I learned minutes just before concert organist Diane Meredith Belcher’s recital got under way that a wind-induced power failure had significantly cut into her program preparation. Her performance Friday night, November 14, at Greensboro’s Christ United Methodist Church was testimony to her high professional skill in light of said predicaments.
Performing on the Fisk pipe organ (Op. 82, 1982) in the church’s sanctuary, Belcher offered a balanced program of recital favorites, rarely-performed masterpieces, and very recently-composed works. Her approach to playing dispensed with subtlety and economy of movement in favor of inspired drama and flair. She put the organ through its paces, making sure to reveal delightful solo stops as well as thoughtfully-chosen combinations and demonstrated sensitivity to the room’s ambient acoustics.
Mendelssohn’s rarely-performed Sonata No. 5 in D Major, Op. 65, began the program with nobility, aided by a perfect legato in the opening Chorale. In the second movement, Andante con moto, Belcher maintained tension and balance in her phrasing. The treacherous third movement fell less naturally under her fingers and feet – as is the case with most organists! – not quite achieving the natural flow that otherwise characterized most of her playing throughout the evening.
Bach’s grand F Minor Prelude and Fugue (S.534) likewise deserves more frequent performances. Belcher achieved a convincing Saxon-esque plenum for the Prelude, which kept the counterpoint transparent. Although in her spoken remarks she planned a French reed ensemble for the Fugue, the sound was neither jeux d’anches or grands jeux registration but a pastiche of sounds which only came into better focus with the addition of tierce (third-sounding) stops.
Sweelinck’s Variations on “Onder een Linden groen” gave Belcher a chance to show off the organ’s consort sonorities – notably the 4-foot flutes – to good effect. She initially captured the pavanne character of the theme with eloquence. The passagework in the later variations was impressive, but I yearned for more allusion to the dance in her tempi and rhythmic treatment.
Another set of variations followed the Sweelinck, this time Lee Hoiby’s Theme and Variations on Thomas Fay’s “Hear our Prayer, O Lord.” Hoiby’s treatment of this very simple melody maintained interest among the five juxtaposing variations, the second of which owed not a little to the music of Marcel Dupré. Belcher’s commanding performance gave this listener a convincing first hearing.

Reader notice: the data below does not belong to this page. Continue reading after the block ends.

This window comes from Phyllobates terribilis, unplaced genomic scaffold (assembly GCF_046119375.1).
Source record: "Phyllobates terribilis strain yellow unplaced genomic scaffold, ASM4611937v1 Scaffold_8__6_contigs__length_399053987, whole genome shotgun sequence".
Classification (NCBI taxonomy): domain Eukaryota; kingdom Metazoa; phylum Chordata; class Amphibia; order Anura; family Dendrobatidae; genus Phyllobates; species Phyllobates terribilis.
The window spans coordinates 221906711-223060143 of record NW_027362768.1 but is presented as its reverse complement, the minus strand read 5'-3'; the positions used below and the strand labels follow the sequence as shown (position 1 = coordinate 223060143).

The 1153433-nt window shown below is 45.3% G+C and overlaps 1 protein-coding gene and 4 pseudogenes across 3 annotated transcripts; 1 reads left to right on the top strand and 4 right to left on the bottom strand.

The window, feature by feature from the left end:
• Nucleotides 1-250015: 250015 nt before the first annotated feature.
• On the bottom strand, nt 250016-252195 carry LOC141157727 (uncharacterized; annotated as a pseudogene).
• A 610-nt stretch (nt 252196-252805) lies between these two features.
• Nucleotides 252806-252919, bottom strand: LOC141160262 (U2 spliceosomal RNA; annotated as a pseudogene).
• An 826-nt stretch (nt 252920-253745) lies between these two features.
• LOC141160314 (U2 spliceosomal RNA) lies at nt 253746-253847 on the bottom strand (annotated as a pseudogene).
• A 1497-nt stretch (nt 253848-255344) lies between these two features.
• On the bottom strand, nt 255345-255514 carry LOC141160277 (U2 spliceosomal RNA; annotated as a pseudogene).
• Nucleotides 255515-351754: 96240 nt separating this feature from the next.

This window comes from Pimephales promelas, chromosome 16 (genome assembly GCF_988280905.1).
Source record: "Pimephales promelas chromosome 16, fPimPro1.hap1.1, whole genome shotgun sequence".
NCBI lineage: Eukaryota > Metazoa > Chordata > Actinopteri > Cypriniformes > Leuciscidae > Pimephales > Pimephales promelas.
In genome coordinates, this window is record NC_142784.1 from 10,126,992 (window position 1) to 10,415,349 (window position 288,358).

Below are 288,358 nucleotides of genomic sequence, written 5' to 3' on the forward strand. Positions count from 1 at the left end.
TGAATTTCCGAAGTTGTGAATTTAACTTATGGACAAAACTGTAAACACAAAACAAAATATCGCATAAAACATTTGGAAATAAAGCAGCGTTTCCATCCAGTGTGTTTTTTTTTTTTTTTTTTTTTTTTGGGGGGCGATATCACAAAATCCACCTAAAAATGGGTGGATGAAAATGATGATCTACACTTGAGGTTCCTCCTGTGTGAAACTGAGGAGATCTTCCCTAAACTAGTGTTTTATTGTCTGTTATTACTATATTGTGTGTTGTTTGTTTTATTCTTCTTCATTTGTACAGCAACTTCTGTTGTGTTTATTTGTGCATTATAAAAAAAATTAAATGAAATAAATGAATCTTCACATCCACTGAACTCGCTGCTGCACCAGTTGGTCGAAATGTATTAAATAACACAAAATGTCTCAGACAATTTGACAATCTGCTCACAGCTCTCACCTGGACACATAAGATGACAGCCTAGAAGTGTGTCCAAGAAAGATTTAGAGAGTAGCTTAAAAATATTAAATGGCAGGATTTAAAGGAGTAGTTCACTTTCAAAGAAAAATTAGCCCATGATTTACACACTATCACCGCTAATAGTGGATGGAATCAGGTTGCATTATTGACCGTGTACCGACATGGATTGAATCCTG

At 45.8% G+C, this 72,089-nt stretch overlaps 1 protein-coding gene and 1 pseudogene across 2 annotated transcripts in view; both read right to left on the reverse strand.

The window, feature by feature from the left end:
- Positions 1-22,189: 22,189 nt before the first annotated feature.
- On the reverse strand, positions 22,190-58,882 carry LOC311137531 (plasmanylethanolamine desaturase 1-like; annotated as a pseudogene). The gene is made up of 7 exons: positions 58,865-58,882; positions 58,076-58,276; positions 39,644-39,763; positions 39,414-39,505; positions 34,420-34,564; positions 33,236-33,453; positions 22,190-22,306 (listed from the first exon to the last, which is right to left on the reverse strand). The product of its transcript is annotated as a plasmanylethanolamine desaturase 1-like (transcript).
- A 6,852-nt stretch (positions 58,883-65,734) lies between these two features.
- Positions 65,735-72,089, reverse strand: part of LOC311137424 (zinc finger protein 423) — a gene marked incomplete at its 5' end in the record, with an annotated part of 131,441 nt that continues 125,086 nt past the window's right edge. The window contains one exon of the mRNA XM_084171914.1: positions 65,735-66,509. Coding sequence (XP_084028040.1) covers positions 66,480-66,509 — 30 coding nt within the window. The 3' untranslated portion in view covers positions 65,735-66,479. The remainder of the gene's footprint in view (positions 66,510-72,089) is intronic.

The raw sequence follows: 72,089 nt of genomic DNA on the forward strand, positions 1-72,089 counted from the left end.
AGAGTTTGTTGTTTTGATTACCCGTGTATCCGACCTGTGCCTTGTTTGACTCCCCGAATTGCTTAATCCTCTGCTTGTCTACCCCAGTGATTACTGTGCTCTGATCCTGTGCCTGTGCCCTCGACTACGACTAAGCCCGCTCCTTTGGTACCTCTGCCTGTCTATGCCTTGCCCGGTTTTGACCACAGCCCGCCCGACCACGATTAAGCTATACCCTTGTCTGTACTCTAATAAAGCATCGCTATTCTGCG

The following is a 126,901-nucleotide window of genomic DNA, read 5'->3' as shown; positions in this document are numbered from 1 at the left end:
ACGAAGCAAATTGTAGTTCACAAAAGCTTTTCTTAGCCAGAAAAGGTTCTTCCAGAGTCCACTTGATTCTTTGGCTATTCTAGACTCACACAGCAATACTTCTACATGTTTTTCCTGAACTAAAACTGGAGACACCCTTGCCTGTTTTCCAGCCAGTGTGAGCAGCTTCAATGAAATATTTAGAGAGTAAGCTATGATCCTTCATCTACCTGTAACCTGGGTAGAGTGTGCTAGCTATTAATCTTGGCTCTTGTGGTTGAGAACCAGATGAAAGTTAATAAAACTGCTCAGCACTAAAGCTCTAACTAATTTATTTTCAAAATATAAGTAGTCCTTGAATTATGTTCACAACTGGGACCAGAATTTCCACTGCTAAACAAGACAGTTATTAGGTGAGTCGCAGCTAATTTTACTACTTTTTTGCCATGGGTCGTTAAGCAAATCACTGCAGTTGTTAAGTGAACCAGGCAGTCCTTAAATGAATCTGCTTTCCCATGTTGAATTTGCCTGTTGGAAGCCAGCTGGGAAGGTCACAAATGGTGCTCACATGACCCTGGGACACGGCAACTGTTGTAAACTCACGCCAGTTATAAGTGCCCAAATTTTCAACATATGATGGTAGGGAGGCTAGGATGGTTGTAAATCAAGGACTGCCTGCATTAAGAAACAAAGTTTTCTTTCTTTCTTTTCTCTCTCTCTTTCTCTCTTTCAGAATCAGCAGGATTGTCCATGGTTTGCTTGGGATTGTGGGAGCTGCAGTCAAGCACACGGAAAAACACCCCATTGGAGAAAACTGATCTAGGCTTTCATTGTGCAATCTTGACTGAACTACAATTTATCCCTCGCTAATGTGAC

The second half likewise included a recent work by a living composer, also known primarily for his vocal works. Ned Rorem’s Organbook II contains six movements, five of which are relatively short in duration and all of which have religious/liturgical titles. Their expression ranges from the plaintive “Pie Jesu,” which made use of the 2-foot Fifteenth of the Positive, to the very dramatic “Eli, Eli, Lama Sabachthani?” which used the full resources of the organ. The artist gave each movement an authoritative and profound reading.
Belcher unleashed a whirlwind of sonority in the Intermezzo from Charles-Marie Widor’s Sixth Organ Symphony. She used the Fisk’s French reeds to full advantage and demonstrated finesse with the organ’s keyboard action and flexible wind system, much improved once the organ’s wind stabilizer was added.
Two works by early 20th-century composer Jehan Alain closed the program. His popular Litanies had plenty of bravura. I only wished Belcher complemented her bravura with just a touch more urgency, in order to highlight the pleading nature of the work. On the other hand, the Postlude for the Office of Compline was a pinnacle of sorts for this listener. Alain requires the organist to play a free-flowing chant melody and simultaneously maintain a simple rhythmic accompaniment, without intending for the two components to line up. To say that Belcher got it right is an understatement. She brought out this music so effortlessly, that, together with the organ’s more subdued-sounding stops, I could not help but be caught up in the sense of true and abiding sanctuary within Christ’s Church “great space.” Not a soul stirred for a long time after she released the final chord. Brava!
Performances like Belcher’s deserve capacity crowds. A warm word of appreciation to all in attendance and to the organizers of Music for a Great Space for facilitating her recital.